Friday, January 14, 2011

More Than One at a Time

Martial arts, however effective a particular one might be, are designed to teach one how to deal with situations martial, dumb as that sounds, and "martial" means "war-like," from Mars, who was, well, the god of war.

Arts of war. 

I suspect that when most people think of martial arts, they think of those that are primarily close-quarters and generally either bare-handed or involving non-projectile weapons like sticks, knives, swords, or the like. Karate, kung-fu, boxing, wrestling, and so on.

What an army recruit learns in basic training is a martial art; it just tends to focus on other weapons that will more likely be used on the field of battle, and in this context, of course, the battlefield  has changed since the days of hand-to-hand with edged weapons or clubs. 

Most martial arts you see listed in the Yellow Pages are aimed at civilians, who are probably less likely to be carrying an M4 or a grenade launcher.

I'm not here to argue the efficacy of this system versus that one, but to speak about the notion of what to do if there are multiple attackers trying to thump you real good. 

Some arts don't spend much time on this. Boxing is one-on-one. Most wrestling is you- against-him. But anything that claims to be remotely useful on the street has to at least consider the notion of what to do if the guy trying to smash your nose has a buddy who is jockeying to get behind you. That changes the dynamic, when you go from one to more than one. You might not have time to take one guy down, then leisurely turn around to deal with the next one.

Musashi said when fighting the ten thousand, you fight them one at a time. But you have to be really quick about it ...

Yeah, yeah, run away is near the top of your to-do list, if you can. Don't be there in the first place is even better. But once engaged, then what?

One of the first things that has to be considered is that you have to consider the idea of more than one. Smarter to start with that assumption. There's more than one, and I better check my blind spot to see.

And since we are limited in our range of vision, the need arises of how to deal with the blind spots that will allow some ne'er-do-well miscreant to scurry in and whack us over the head from behind.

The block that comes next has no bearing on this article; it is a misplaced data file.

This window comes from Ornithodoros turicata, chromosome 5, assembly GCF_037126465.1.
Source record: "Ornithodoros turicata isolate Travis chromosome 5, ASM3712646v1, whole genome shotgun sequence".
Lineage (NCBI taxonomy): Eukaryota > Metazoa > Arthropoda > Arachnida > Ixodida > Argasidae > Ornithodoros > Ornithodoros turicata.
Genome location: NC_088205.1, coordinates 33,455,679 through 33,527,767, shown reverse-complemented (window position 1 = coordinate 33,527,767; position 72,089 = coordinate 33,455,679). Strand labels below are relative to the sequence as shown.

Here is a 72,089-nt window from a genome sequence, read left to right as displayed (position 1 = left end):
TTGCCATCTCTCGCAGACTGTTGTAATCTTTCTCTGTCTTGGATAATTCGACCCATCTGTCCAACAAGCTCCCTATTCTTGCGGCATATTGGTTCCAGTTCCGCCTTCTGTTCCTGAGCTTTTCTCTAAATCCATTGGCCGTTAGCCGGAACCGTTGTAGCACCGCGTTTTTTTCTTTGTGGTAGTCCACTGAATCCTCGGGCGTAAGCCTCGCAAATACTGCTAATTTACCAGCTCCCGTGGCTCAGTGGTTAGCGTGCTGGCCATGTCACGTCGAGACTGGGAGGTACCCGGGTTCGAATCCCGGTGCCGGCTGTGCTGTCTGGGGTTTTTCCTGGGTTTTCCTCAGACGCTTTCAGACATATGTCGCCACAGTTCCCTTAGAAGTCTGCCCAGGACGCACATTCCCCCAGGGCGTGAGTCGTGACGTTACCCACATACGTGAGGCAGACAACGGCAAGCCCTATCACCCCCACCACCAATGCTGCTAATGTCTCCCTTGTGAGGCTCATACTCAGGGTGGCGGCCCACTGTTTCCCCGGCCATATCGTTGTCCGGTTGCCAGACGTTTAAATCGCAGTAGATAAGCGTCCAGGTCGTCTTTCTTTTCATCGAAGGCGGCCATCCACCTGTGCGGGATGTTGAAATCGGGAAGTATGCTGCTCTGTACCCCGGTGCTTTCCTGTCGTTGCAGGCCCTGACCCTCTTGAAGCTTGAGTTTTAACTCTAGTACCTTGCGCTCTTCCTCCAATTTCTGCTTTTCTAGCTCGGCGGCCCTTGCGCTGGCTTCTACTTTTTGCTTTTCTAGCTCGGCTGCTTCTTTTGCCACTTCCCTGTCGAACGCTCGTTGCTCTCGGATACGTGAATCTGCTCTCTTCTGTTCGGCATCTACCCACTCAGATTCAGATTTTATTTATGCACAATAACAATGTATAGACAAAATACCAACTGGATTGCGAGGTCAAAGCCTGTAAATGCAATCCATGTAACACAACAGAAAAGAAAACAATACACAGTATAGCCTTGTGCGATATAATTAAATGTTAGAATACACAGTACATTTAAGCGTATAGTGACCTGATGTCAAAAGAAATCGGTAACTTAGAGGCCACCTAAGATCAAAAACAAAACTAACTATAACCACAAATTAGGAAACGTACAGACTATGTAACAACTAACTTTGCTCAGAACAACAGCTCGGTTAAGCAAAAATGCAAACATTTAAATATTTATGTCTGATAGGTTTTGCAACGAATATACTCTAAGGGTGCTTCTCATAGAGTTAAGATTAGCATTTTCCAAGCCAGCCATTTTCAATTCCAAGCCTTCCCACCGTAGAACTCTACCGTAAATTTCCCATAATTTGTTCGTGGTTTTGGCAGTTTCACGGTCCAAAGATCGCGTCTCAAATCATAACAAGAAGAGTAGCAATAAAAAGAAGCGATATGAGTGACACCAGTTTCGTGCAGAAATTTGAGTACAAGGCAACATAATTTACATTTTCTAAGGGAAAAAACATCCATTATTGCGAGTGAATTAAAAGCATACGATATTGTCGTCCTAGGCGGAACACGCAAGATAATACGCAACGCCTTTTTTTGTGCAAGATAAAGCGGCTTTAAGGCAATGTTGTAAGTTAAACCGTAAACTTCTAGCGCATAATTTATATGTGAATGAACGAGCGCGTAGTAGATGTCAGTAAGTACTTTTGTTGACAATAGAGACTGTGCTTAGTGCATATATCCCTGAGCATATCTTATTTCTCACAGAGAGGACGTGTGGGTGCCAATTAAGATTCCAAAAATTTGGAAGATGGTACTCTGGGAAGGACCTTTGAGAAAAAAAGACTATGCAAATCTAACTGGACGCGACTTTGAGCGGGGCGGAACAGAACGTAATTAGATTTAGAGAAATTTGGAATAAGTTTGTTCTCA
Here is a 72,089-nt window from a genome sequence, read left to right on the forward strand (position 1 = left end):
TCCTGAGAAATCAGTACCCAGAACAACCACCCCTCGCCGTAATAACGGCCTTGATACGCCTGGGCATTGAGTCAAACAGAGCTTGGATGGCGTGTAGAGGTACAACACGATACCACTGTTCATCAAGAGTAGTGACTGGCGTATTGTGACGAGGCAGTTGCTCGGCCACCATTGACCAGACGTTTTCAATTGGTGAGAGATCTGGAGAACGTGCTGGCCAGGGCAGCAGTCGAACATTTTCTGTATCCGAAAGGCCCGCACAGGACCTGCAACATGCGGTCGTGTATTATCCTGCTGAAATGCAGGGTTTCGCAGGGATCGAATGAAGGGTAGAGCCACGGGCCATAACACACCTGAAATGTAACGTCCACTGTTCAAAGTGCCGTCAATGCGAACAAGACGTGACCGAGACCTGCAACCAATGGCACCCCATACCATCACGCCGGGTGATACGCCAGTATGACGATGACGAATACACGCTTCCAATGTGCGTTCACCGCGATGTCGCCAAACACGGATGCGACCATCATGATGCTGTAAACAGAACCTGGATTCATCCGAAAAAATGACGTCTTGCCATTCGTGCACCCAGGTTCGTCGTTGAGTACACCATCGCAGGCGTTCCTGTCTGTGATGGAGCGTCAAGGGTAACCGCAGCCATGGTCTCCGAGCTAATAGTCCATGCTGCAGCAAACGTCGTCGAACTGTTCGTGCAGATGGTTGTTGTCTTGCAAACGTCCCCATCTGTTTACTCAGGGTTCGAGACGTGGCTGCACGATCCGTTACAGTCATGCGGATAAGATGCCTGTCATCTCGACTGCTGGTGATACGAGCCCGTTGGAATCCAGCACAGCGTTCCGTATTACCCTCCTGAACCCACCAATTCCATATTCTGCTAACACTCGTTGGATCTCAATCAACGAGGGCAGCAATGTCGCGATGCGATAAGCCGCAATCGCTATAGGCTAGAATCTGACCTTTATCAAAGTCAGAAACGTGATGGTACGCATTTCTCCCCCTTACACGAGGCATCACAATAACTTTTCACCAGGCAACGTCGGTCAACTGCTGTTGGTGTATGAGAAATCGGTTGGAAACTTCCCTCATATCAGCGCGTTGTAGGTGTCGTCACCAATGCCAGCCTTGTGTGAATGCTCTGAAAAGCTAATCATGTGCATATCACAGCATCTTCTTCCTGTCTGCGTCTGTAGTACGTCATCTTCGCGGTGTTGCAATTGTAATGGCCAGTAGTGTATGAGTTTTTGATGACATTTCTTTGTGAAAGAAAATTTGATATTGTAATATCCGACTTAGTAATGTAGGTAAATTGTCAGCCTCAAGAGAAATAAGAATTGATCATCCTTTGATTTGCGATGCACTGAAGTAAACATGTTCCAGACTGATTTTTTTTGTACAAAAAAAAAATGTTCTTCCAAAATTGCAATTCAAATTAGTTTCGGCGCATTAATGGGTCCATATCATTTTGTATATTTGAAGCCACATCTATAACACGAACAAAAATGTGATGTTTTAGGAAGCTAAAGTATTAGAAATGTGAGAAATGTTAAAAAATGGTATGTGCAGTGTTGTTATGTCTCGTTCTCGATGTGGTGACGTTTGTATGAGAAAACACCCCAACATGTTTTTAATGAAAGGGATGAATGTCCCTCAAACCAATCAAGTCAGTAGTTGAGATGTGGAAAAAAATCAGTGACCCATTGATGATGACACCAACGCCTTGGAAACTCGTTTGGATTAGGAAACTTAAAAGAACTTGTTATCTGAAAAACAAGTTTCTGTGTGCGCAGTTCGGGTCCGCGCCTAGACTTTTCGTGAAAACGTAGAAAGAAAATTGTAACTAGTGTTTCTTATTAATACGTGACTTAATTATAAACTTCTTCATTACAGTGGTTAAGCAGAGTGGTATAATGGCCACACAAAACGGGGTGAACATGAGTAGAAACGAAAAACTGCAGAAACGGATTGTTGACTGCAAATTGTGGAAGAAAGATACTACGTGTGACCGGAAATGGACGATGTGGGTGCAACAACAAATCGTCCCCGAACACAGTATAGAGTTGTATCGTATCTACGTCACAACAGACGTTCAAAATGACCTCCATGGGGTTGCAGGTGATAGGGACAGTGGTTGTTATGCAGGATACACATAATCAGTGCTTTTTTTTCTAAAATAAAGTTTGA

If you don't see or hear him coming, that's not ideal. 

One of the exercises we do is called Djuru Sepok. It's a longer form, works one's legs real good, and teaches level changes, assorted kicks, and now and then, looking to see if somebody is creeping or leaping from behind, and dealing with that as you deal with the guy in front of you.

In our version of silat, we think being behind somebody in their blind spot is a good idea -- if it is us who is there and not them

Looking away from somebody coming in at speed to smash your nose might not be the best idea, but once you have dealt with that and closed so that you should have enough sensitivity to feel what s/he is gonna do, you have time to sneak a peek behind you. And either handle with that using a long-range tool, if you have time, or blocking the attacker's path using the guy you just whacked, or turning to face the threat -- depending on things like how close the second guy is, and if they maybe have a third buddy, and which way you want to clear a path to exit. 

Handling one guy is tough enough. Dealing with two, three, or four -- four is the worst number, 'cause fewer you might be able to dodge and more will tend to get in each other's way -- is way harder. Your odds of victory aren't good. Clearing a path to elsewhere is probably better than standing and delivering, by, I dunno, maybe a factor of fourteen. 

Because three guys coming at speed -- unless they are kung-fu movie fans and politely wait their turns like the attackers in those flicks always do -- doesn't leave you much time to screw around with any one guy. Those six-move combinations to drive the attacker into the ground? You won't have time. Halfway through the first guy, the second one is gonna to be on your back.

Um. Anyway, we have been practicing a modified version of this exercise of late. The reason for the modification is that we are in Cotten's garage, and the full-length version takes more room than we have.

It's very interesting, and it does wonders for your focus and attention. 


  1. "Works one's legs real good" is an understatement. I still can't feel my legs...

    But I have to admit it has been pretty fun to learn.

  2. What Guru says is that your silat is only as good as your legs. And it's tough on knees, so care has to be taken, too. (He's had the same surgery I had, and we aren't the only ones who've had our knees whittled upon ...)

    Not that your legs have to support much weight, scrawny as you are ...

  3. It's interesting because djuru sepok is tough on my legs in a different way than I am use to. It isn't that rough on my knees (except for last class, but that was my fault for not stretching properly), but it is tough on muscles that I never had to develop before. So results in extra amounts of pain...

    And I'm not sure if being called scrawny is a good thing or not...